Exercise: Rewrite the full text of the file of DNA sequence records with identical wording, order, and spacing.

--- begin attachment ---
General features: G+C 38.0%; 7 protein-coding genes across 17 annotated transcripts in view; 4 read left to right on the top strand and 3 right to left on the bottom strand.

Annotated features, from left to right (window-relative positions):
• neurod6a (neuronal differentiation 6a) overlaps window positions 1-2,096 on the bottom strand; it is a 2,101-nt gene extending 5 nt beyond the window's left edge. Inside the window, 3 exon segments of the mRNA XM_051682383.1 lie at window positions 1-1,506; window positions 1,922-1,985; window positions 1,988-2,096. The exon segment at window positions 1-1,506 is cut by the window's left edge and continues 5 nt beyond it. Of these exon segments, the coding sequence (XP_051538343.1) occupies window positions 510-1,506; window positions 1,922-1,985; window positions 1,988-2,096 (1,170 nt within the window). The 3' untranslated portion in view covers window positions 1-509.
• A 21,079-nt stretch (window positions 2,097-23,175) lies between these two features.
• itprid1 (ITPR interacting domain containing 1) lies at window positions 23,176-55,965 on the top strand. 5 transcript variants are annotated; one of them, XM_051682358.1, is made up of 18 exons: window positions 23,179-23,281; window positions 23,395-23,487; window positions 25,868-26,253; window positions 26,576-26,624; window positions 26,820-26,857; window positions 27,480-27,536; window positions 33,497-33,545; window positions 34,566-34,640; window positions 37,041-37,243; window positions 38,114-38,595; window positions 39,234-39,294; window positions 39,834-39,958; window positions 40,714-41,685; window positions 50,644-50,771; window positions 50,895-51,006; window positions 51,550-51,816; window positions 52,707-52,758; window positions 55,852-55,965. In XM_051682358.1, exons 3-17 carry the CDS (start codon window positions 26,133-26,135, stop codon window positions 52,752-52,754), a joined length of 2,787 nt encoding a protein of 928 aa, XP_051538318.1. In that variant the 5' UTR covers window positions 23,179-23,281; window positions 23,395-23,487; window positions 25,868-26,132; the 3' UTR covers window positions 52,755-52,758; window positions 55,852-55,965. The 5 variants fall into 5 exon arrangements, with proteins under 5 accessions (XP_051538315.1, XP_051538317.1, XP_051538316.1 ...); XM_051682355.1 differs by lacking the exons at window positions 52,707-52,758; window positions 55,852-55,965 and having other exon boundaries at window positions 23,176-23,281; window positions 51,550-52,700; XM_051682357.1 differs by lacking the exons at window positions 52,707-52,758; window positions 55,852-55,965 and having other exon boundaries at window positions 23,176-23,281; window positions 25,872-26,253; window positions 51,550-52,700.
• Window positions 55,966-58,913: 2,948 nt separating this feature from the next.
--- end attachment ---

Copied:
General features: G+C 38.0%; 7 protein-coding genes across 17 annotated transcripts in view; 4 read left to right on the top strand and 3 right to left on the bottom strand.

Annotated features, from left to right (window-relative positions):
• neurod6a (neuronal differentiation 6a) overlaps window positions 1-2,096 on the bottom strand; it is a 2,101-nt gene extending 5 nt beyond the window's left edge. Inside the window, 3 exon segments of the mRNA XM_051682383.1 lie at window positions 1-1,506; window positions 1,922-1,985; window positions 1,988-2,096. The exon segment at window positions 1-1,506 is cut by the window's left edge and continues 5 nt beyond it. Of these exon segments, the coding sequence (XP_051538343.1) occupies window positions 510-1,506; window positions 1,922-1,985; window positions 1,988-2,096 (1,170 nt within the window). The 3' untranslated portion in view covers window positions 1-509.
• A 21,079-nt stretch (window positions 2,097-23,175) lies between these two features.
• itprid1 (ITPR interacting domain containing 1) lies at window positions 23,176-55,965 on the top strand. 5 transcript variants are annotated; one of them, XM_051682358.1, is made up of 18 exons: window positions 23,179-23,281; window positions 23,395-23,487; window positions 25,868-26,253; window positions 26,576-26,624; window positions 26,820-26,857; window positions 27,480-27,536; window positions 33,497-33,545; window positions 34,566-34,640; window positions 37,041-37,243; window positions 38,114-38,595; window positions 39,234-39,294; window positions 39,834-39,958; window positions 40,714-41,685; window positions 50,644-50,771; window positions 50,895-51,006; window positions 51,550-51,816; window positions 52,707-52,758; window positions 55,852-55,965. In XM_051682358.1, exons 3-17 carry the CDS (start codon window positions 26,133-26,135, stop codon window positions 52,752-52,754), a joined length of 2,787 nt encoding a protein of 928 aa, XP_051538318.1. In that variant the 5' UTR covers window positions 23,179-23,281; window positions 23,395-23,487; window positions 25,868-26,132; the 3' UTR covers window positions 52,755-52,758; window positions 55,852-55,965. The 5 variants fall into 5 exon arrangements, with proteins under 5 accessions (XP_051538315.1, XP_051538317.1, XP_051538316.1 ...); XM_051682355.1 differs by lacking the exons at window positions 52,707-52,758; window positions 55,852-55,965 and having other exon boundaries at window positions 23,176-23,281; window positions 51,550-52,700; XM_051682357.1 differs by lacking the exons at window positions 52,707-52,758; window positions 55,852-55,965 and having other exon boundaries at window positions 23,176-23,281; window positions 25,872-26,253; window positions 51,550-52,700.
• Window positions 55,966-58,913: 2,948 nt separating this feature from the next.